[I was going to put in a snapshot of these pages from my journal but, since it’s all typed up, the actual journal is long gone now. So just picture some sloppy handwriting in a notebook and we’ll call it good.]
In my actual recollection, the most memorable things about Siena did not include that meal – I’m not even sure if in the long run I would have remembered it had I not kept such a meticulous account. What I do remember is the city’s beauty and understanding why Crayola chose the name they did for that crayon.
I remember noticing that all the gorgeous Italian girls who were PDAing like crazy in the Piazza Del Campo with their boyfriends had oddly huge underwear hanging out the back of their designer jeans. I remember getting hopelessly lost in the labyrinth of same-colored streets with some guy from Ohio – a romantic stroll that turned into a 2-hour lesson in not wandering aimlessly through a foreign town because you will get lost. And I remember that Siena was the point of origin of the hellish travel day that inspired parts of this post.
But guess what doesn’t stand out in my mind: boiling spaghetti noodles in a pot of water.
So why did I write it? And why, two pages later after Jenn and I finish up the dishes do I not go into detail about how the train getting there was, “so crazy! After all that craziness I can’t believe we actually made it [to Italy].”
Seriously former self!? The suspense is killing me! I have no freakin’ clue what happened on that train ride. But don’t worry. I’ll always know that it was Jenn who sliced the baguette and that I found the cork screw. Good job former self, good job.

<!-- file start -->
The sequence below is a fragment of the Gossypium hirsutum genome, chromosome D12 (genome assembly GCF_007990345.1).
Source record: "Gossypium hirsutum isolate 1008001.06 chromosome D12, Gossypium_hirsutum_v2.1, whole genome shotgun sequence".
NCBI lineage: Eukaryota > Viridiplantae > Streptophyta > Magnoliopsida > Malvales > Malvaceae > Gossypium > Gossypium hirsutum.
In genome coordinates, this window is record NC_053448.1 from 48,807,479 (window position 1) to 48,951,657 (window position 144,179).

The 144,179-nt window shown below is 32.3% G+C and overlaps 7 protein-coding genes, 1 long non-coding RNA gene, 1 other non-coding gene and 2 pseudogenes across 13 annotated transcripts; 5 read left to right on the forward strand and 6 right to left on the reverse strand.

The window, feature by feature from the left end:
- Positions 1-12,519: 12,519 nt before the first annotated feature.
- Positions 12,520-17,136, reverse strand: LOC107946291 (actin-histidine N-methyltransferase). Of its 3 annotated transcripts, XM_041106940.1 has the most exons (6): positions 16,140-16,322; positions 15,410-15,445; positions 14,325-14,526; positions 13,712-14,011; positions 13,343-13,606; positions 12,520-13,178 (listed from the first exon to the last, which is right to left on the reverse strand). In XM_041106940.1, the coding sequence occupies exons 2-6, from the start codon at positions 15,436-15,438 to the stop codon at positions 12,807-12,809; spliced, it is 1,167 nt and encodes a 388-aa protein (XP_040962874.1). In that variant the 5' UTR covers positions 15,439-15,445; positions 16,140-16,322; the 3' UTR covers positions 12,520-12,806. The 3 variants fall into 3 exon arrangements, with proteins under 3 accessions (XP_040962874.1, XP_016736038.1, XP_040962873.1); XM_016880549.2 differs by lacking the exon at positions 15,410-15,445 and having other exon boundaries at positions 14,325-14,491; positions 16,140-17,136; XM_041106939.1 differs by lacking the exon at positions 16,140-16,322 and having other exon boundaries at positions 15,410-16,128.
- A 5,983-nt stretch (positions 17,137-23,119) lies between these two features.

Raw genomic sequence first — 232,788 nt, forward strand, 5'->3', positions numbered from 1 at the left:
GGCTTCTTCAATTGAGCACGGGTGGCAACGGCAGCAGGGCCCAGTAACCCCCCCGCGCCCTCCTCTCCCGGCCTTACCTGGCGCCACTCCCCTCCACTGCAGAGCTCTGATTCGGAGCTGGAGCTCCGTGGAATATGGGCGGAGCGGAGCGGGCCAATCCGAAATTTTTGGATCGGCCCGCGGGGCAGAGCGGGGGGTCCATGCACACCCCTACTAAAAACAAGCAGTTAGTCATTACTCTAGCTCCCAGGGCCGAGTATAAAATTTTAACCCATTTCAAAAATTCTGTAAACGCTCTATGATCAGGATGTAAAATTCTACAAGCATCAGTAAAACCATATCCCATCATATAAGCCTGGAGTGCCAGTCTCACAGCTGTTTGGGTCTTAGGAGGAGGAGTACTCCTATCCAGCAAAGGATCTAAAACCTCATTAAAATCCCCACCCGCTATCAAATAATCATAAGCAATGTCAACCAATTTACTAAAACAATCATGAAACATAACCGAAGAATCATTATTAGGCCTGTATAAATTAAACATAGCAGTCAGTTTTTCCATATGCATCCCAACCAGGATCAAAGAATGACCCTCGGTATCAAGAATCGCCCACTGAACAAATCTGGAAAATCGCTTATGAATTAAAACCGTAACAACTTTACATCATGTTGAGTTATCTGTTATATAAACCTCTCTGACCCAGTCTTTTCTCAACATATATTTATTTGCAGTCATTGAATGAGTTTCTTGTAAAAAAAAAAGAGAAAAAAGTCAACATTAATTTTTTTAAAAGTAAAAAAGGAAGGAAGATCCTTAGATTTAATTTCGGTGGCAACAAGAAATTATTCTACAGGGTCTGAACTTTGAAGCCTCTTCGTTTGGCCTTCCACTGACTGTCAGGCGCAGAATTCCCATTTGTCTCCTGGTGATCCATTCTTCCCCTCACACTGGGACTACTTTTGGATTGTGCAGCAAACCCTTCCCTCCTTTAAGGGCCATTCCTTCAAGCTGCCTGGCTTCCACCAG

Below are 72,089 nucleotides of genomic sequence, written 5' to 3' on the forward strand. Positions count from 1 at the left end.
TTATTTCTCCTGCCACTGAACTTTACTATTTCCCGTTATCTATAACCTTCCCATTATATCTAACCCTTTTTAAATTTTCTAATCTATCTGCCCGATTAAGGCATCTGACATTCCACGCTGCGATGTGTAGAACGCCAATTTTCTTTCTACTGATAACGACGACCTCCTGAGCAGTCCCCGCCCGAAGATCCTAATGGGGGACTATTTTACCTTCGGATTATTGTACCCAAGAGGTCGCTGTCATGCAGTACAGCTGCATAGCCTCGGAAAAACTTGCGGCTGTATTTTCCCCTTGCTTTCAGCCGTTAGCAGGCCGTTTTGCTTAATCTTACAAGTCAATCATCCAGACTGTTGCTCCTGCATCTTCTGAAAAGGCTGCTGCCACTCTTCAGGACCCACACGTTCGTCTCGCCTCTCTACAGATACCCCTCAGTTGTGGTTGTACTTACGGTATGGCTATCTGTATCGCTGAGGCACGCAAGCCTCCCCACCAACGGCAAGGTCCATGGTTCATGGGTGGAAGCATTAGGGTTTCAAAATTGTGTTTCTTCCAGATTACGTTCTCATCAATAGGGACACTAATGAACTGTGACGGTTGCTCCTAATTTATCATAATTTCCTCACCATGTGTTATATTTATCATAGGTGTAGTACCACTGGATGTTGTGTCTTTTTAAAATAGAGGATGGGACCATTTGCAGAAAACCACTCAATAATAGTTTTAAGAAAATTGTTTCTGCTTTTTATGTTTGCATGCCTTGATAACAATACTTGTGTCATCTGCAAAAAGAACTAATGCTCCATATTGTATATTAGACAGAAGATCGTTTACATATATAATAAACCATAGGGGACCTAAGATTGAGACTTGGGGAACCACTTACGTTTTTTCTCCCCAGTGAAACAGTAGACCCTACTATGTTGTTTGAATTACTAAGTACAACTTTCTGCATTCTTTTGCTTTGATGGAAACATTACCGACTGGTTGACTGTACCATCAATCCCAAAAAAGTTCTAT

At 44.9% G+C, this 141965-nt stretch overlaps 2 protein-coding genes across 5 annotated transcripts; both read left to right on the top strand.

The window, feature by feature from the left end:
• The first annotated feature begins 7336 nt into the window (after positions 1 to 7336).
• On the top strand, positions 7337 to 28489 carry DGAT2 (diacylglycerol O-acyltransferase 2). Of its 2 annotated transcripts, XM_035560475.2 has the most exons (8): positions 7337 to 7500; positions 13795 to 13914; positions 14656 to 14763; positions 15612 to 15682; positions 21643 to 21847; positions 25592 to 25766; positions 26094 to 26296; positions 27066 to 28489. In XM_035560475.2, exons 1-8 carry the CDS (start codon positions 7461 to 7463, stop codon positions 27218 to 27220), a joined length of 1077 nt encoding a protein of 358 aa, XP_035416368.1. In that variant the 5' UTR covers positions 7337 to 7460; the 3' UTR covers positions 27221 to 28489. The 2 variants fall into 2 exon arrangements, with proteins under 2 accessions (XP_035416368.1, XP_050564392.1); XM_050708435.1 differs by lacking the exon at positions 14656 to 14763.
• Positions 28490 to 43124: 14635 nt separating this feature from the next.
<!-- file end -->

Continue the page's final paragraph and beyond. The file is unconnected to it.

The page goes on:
When I voiced my confusion to Andy over this lapse in journal-writing judgment he had a rare, pensive moment before asking me, “Had you ever cooked a meal with a friend before? Or ever even bought wine?”
I married a wise man – he was definitely on to something. We were really young – too young to buy wine in the United States and being college students, we were more likely to score free PBR at a house party than Pinot Noir at a dinner party. Also, we both lived in a sorority where, for insurance reasons, we weren’t allowed to cook and instead, meals were prepared for us. We didn’t have apartments, we didn’t host dinner parties and we didn’t buy wine. But on this occasion, we were in Italia and we had made a meal and bought wine and it was really cool. As a thirty-year-old, it isn’t exciting to buy wine or make pasta – it’s a Tuesday night. But as a nineteen-year-old, our humble little dinner party was worth writing about – and so I did.